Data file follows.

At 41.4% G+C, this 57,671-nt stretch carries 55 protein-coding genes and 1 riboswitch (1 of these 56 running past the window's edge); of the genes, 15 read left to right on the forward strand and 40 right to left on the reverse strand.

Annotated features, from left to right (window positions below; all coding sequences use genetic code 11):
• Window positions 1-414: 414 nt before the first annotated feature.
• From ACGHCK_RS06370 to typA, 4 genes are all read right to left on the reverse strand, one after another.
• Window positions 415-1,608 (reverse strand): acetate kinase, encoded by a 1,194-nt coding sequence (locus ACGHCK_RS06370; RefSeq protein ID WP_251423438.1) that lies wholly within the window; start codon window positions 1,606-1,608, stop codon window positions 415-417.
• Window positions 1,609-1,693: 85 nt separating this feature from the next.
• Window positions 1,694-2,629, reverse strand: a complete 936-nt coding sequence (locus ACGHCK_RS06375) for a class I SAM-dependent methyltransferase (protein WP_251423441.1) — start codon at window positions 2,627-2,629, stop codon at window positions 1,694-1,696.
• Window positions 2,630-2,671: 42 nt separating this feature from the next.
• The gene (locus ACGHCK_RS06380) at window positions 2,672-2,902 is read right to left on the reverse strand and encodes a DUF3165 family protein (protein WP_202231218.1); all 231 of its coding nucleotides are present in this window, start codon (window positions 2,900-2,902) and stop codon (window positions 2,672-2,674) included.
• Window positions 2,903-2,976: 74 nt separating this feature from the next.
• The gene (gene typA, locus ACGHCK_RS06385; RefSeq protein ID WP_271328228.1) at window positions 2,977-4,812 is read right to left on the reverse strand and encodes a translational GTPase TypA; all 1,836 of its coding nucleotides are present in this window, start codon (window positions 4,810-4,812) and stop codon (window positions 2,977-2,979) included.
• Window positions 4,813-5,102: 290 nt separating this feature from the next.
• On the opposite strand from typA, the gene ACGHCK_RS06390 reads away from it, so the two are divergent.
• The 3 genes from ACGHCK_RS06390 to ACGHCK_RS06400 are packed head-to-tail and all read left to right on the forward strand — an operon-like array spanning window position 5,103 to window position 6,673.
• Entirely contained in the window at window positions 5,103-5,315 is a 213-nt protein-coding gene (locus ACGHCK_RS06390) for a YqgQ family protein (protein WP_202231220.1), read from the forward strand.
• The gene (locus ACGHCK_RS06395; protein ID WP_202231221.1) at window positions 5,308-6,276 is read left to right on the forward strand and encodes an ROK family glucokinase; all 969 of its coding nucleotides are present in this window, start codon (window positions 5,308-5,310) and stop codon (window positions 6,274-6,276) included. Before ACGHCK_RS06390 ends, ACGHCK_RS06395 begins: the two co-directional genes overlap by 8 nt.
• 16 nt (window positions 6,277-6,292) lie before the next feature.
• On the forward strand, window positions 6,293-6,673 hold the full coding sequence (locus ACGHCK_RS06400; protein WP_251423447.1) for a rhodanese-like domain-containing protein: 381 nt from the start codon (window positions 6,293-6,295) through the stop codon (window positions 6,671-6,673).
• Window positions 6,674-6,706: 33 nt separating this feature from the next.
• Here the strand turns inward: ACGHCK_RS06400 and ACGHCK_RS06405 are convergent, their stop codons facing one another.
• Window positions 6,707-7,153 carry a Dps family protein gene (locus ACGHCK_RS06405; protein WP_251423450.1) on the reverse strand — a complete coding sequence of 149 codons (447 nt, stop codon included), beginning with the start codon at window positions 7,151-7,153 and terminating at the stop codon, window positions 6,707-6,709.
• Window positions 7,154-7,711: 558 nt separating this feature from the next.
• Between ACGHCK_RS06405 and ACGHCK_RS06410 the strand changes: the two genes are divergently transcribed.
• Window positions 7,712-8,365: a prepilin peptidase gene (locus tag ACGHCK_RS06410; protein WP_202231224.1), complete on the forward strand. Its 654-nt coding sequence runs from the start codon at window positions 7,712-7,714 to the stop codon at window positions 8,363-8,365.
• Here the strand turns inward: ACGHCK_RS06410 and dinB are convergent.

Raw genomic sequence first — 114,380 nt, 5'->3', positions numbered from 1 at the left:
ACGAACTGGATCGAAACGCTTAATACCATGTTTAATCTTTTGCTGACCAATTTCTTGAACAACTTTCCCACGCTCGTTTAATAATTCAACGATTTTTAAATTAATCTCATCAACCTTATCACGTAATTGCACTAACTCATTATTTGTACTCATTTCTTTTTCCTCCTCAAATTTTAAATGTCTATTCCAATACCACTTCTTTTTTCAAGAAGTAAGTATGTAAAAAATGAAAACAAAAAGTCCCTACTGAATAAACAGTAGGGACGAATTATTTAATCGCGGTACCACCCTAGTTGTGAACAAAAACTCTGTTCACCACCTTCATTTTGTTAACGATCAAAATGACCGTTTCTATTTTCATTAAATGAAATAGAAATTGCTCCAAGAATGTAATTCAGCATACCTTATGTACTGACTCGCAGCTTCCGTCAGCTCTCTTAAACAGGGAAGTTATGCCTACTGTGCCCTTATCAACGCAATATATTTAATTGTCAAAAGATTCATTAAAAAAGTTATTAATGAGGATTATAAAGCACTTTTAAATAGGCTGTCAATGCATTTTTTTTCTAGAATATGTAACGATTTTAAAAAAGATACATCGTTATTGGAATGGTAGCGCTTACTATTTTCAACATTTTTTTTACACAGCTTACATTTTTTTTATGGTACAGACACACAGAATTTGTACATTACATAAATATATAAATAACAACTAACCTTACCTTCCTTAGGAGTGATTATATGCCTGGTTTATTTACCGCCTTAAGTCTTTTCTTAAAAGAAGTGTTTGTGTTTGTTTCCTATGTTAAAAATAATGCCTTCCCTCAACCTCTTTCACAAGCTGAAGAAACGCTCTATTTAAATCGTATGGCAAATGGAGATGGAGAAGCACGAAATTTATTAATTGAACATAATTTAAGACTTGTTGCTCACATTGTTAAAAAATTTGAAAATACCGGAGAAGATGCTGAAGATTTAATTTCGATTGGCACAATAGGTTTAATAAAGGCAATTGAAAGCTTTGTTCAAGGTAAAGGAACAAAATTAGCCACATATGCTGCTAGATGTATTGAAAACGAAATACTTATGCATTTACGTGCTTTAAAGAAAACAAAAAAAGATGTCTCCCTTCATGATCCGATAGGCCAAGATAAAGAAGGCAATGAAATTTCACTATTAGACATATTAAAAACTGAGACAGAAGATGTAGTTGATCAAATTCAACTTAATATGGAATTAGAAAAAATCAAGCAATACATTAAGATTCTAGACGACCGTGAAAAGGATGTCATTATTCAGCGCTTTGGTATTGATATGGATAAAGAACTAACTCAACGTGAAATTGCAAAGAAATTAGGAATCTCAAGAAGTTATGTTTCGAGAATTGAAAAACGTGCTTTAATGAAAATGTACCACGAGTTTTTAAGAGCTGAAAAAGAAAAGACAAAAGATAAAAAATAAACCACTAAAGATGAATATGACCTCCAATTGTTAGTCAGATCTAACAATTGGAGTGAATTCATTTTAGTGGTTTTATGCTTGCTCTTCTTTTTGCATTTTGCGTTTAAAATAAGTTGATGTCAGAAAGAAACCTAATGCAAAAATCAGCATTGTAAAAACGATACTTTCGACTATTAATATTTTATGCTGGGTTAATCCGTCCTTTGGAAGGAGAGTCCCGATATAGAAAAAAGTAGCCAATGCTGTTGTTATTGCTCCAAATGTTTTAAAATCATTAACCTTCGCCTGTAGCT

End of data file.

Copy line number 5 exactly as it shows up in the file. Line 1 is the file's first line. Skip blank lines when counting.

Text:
• Window positions 415-1,608 (reverse strand): acetate kinase, encoded by a 1,194-nt coding sequence (locus ACGHCK_RS06370; RefSeq protein ID WP_251423438.1) that lies wholly within the window; start codon window positions 1,606-1,608, stop codon window positions 415-417.